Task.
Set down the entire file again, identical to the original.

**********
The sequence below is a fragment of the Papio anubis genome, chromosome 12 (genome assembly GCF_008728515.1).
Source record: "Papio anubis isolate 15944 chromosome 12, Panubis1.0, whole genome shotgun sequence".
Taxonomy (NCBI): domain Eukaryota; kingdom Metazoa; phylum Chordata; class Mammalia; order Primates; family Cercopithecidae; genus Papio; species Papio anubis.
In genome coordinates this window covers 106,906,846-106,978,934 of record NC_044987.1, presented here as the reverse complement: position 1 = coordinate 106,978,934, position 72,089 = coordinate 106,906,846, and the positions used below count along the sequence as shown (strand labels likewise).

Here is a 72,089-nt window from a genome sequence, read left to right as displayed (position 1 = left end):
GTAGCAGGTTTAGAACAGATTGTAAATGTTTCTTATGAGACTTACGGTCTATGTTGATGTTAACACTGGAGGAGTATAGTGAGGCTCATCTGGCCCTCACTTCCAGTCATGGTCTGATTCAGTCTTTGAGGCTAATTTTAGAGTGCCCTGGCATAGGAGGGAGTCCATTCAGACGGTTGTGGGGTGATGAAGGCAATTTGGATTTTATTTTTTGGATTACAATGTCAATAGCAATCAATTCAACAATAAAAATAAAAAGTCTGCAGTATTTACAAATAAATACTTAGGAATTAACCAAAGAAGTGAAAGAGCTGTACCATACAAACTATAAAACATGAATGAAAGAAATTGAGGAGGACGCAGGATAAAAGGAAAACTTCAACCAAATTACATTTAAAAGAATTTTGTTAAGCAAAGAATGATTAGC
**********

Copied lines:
The sequence below is a fragment of the Papio anubis genome, chromosome 12 (genome assembly GCF_008728515.1).
Source record: "Papio anubis isolate 15944 chromosome 12, Panubis1.0, whole genome shotgun sequence".
Taxonomy (NCBI): domain Eukaryota; kingdom Metazoa; phylum Chordata; class Mammalia; order Primates; family Cercopithecidae; genus Papio; species Papio anubis.
In genome coordinates this window covers 106,906,846-106,978,934 of record NC_044987.1, presented here as the reverse complement: position 1 = coordinate 106,978,934, position 72,089 = coordinate 106,906,846, and the positions used below count along the sequence as shown (strand labels likewise).

Here is a 72,089-nt window from a genome sequence, read left to right as displayed (position 1 = left end):
GTAGCAGGTTTAGAACAGATTGTAAATGTTTCTTATGAGACTTACGGTCTATGTTGATGTTAACACTGGAGGAGTATAGTGAGGCTCATCTGGCCCTCACTTCCAGTCATGGTCTGATTCAGTCTTTGAGGCTAATTTTAGAGTGCCCTGGCATAGGAGGGAGTCCATTCAGACGGTTGTGGGGTGATGAAGGCAATTTGGATTTTATTTTTTGGATTACAATGTCAATAGCAATCAATTCAACAATAAAAATAAAAAGTCTGCAGTATTTACAAATAAATACTTAGGAATTAACCAAAGAAGTGAAAGAGCTGTACCATACAAACTATAAAACATGAATGAAAGAAATTGAGGAGGACGCAGGATAAAAGGAAAACTTCAACCAAATTACATTTAAAAGAATTTTGTTAAGCAAAGAATGATTAGC